174 RICH BROTHER AND POOR BROTHER
and nobody has been married lately, that ever I heard of.'
Now this was exactly what the landlady, who was very curious, wanted to find out; but she put on a look of great alarm, and exclaimed :
' Oh, dear ! I hope I have not made mischief. I had no idea—or, of course, I would not have spoken—
but'-----and here she stopped and fumbled with her
apron, as if she was greatly embarrassed.
' As you have said so much you will have to say a little more,' retorted the old man, a suspicion of what she meant darting across him ; and the woman, nothing loth, answered as before.
' Ah, it was not all for buying or selling that your handsome son has been coming to town every week these many months past. And not by the shortest way, either ! No, it was over the river he rode, and across the hill and past the cottage of Miguel the vine-keeper, whose daughter, they say, is the prettiest girl in the whole country side, though she is too white for my taste,' and then the landlady paused again, and glanced up at the farmer, to see how he was taking it. She did not learn much. He was looking straight before him, his teeth set. But as she ceased to talk, he said quietly, ' Go on.'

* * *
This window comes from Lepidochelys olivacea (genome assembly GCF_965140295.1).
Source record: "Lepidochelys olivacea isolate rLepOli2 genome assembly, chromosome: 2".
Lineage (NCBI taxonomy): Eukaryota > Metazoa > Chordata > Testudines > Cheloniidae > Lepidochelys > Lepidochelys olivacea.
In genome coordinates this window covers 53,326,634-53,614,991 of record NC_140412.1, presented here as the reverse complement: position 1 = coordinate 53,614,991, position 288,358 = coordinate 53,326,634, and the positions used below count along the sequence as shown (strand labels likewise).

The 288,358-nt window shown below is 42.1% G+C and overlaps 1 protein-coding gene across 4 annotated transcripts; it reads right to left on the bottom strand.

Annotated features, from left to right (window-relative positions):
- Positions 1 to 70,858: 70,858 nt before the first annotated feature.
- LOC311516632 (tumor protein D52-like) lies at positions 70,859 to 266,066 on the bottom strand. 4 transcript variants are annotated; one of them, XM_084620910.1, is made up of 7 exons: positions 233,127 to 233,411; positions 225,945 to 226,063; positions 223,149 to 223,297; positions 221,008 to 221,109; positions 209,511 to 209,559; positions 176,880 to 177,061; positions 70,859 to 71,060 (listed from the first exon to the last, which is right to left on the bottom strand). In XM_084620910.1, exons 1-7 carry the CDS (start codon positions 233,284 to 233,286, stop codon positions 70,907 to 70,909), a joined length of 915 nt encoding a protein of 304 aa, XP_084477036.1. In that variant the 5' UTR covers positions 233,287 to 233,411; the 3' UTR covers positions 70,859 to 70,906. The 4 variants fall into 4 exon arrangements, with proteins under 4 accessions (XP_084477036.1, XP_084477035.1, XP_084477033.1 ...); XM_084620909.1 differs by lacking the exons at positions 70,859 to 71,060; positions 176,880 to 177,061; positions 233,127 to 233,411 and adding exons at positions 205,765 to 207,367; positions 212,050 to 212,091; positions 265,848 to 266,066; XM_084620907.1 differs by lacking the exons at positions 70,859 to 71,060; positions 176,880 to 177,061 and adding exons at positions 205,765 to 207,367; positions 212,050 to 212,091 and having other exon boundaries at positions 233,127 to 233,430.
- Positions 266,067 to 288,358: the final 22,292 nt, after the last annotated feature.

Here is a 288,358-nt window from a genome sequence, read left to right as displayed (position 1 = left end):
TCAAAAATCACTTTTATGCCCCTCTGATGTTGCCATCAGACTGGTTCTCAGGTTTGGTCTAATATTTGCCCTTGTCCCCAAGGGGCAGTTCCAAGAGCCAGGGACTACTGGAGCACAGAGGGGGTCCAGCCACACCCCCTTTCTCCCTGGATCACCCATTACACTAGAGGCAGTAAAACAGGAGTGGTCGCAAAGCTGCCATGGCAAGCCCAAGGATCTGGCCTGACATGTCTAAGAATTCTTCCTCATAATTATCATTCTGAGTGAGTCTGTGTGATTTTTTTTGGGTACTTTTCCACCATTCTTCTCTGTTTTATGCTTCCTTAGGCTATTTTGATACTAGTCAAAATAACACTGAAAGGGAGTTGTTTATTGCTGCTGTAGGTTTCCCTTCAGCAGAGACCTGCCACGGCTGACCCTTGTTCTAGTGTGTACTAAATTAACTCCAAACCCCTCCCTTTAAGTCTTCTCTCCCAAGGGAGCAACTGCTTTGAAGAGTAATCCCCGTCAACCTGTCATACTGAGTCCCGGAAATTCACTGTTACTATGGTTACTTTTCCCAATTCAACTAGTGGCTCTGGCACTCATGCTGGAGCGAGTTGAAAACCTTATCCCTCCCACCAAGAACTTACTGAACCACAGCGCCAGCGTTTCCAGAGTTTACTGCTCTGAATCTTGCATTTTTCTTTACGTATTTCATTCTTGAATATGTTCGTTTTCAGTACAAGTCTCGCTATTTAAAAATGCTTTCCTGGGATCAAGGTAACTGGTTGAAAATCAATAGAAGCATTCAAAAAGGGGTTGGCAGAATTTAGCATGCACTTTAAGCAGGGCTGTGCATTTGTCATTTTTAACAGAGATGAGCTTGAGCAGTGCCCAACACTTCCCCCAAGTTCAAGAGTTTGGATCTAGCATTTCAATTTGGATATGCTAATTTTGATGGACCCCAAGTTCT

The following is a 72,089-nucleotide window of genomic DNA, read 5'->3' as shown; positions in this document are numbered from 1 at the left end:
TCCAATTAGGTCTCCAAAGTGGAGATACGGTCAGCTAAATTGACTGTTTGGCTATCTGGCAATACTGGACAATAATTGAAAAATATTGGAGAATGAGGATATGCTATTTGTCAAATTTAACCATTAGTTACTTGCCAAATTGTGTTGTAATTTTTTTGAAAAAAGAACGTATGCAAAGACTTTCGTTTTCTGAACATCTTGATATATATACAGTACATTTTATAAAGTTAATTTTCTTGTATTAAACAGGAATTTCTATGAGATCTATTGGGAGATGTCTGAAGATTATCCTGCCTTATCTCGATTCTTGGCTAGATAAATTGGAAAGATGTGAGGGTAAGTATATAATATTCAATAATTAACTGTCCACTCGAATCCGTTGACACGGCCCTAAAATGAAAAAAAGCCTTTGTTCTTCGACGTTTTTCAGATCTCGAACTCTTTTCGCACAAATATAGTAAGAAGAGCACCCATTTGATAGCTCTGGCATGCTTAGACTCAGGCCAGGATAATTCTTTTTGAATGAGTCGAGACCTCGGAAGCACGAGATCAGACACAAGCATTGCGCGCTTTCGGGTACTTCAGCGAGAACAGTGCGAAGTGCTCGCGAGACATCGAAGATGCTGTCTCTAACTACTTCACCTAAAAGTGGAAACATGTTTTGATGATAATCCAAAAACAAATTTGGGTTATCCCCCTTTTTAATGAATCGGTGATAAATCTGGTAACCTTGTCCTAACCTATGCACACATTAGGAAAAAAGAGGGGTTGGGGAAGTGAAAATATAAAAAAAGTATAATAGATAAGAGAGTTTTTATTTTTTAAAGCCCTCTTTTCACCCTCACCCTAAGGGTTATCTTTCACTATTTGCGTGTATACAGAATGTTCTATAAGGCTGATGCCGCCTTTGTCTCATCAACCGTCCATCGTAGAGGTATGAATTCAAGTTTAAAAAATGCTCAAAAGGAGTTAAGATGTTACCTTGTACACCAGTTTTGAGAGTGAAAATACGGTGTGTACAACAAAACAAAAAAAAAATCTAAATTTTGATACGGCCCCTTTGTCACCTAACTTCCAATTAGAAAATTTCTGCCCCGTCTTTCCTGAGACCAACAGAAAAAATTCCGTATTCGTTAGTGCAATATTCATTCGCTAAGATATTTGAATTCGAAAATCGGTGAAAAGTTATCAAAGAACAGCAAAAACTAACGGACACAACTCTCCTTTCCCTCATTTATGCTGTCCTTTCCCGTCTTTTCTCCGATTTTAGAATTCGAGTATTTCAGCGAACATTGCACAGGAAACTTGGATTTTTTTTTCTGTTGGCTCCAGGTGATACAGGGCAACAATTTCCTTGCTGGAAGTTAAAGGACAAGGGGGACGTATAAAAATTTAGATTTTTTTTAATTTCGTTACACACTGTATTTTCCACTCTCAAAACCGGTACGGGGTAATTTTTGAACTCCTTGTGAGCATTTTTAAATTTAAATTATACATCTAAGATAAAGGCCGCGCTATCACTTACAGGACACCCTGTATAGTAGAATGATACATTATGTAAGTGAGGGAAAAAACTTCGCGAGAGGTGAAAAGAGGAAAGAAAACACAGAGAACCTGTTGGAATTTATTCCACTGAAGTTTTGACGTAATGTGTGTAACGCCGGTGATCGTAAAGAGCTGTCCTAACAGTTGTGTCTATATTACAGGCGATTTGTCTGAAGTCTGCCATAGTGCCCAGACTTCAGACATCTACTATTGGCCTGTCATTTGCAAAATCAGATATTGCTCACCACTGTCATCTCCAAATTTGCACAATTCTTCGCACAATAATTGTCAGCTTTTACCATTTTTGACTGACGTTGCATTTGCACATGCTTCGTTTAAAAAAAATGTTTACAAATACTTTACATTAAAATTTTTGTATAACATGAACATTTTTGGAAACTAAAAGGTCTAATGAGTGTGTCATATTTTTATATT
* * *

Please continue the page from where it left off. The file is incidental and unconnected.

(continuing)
' There is not much more to tell,' replied the landlady, for she suddenly remembered that she must prepare supper for the hungry men who always stopped at the inn on market days, before starting for home, ' but one fine morning they both went to the little church on top of the hill, and were married. My cousin is servant to the priest, and she found out about it and told me. But good-day to you, sir ; here is your horse, and I must hurry off to the kitchen.'
It was lucky that the horse was sure-footed and knew the road, for his bridle hung loose on his neck, and his master took no heed of the way he was going.